After rumored negotiations with several firms over the past couple of weeks, BlackBerry has agreed to a $1 billion investment deal with Fairfax Holdings Limited and several other investors (called collectively “Purchasers”). As part of the deal, CEO Thosten Heins will be stepping down, as well several members of the Board of Directors.
This move is not a surprising one, as Heins time at the head of the company has been wrought with complications since taking the reigns in 2012. Desperation was rife within the company as they struggled to find a buyer or create a viable plan to counter major losses over the last few years.
While a buy out was originally believed to be on the horizon, all deals fell through. BlackBerry was unable to broker a deal that worked for both the person/company who would handle the acquisition, and those who held stakes in the company already.
Once word came of a possible investment deal, it wasn’t clear if it would work out. Fairfax had trouble raising the required funds, and it became necessary to find other Purchasers to take some of the financial burden and slip in the deal.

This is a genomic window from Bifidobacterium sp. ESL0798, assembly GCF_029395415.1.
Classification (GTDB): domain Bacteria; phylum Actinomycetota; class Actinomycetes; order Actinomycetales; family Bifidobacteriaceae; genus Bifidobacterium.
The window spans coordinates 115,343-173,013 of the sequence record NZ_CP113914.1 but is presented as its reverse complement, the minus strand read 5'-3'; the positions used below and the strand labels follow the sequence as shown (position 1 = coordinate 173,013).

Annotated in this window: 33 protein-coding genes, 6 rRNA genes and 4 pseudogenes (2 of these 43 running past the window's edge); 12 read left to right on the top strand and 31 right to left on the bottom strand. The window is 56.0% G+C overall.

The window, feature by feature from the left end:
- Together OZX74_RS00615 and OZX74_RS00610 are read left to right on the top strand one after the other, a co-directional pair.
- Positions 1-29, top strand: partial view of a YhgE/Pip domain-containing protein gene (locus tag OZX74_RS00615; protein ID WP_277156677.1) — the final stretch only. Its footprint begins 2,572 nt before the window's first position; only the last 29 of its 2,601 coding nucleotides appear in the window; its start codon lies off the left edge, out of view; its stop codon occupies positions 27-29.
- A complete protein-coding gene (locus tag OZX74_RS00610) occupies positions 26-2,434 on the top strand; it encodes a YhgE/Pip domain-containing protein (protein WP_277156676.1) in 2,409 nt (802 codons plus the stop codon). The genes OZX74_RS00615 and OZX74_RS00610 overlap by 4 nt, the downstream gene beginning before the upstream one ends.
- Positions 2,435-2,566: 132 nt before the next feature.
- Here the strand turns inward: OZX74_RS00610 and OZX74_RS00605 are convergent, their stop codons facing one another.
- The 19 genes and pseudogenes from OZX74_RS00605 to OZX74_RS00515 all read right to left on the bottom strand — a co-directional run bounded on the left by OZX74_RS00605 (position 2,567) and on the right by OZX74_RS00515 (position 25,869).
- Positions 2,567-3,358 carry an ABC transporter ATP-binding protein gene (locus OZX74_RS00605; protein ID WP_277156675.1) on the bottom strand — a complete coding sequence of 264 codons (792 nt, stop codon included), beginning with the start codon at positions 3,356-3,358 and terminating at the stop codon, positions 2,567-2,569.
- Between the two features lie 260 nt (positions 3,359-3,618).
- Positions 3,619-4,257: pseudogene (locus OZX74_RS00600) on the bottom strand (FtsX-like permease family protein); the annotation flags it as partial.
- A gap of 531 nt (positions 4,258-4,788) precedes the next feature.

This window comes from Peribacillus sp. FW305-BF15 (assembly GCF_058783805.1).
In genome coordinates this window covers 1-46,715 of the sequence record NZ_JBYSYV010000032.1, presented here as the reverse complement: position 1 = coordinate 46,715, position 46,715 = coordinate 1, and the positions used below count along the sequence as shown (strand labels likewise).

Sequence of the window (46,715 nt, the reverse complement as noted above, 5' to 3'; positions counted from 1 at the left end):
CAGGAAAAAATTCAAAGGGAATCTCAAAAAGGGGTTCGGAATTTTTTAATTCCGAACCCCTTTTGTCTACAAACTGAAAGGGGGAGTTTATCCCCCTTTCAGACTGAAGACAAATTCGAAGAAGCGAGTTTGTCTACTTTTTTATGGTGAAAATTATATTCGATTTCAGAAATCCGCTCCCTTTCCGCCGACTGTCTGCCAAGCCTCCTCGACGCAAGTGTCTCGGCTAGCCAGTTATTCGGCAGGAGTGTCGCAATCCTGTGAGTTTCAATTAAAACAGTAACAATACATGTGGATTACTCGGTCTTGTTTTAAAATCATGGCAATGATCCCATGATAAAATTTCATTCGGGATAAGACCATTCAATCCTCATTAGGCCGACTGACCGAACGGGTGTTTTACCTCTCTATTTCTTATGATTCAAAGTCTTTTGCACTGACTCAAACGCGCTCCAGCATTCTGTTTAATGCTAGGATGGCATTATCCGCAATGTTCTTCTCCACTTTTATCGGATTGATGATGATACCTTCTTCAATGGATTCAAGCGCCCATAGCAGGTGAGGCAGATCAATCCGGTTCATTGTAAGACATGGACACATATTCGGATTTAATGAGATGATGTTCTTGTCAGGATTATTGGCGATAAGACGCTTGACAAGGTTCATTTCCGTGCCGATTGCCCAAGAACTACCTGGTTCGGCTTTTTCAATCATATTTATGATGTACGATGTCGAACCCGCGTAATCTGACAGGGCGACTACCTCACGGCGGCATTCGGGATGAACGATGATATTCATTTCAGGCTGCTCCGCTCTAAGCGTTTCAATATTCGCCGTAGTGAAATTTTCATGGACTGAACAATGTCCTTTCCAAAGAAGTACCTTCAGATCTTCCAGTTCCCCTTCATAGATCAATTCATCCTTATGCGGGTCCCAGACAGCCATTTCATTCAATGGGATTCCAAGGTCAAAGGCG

But in the end the deal was settled. The $1 billion will be delivered in convertible debentures, and a $250 million principal amount will be acquired by Fairfax.
In addition to this part of the deal, it has been agreed that Heins will step down. In the near future, the CEO and Chairman of the Board positions will go to John S. Chen, previously of Sybase. That transfer of power should occur within two weeks, at which time BlackBerry will begin looking for a permanent CEO to replace him.
“The BlackBerry Board conducted a thorough review of strategic alternatives and pursued the course of action that it concluded is in the best interests of BlackBerry and its constituents, including its shareholders,” Barbara Stymiest, Chair of BlackBerry’s Board said in a statement released this morning.
“This financing provides an immediate cash injection on terms favorable to BlackBerry, enhancing our substantial cash position.”
This isn’t nearly as surprising a move as might be expected, given how difficult it was for BlackBerry to find interested buyers. While several sources showed some willingness to acquire it, such as Intel, there were no solid leads on who had made offers. Certainly, they were not going to get what they wanted for it, with the future of the company’s product line being so unclear.
Finding investors was a good move, and changing out CEO’s was an even better once. Now all they need is to start bringing in fresh blood for their development teams and begin a move innovative strategy for products. BlackBerry has been suffering under the same stagnation of Microsoft, though more so thanks to their lack of direction and focus.
Source: Market Wired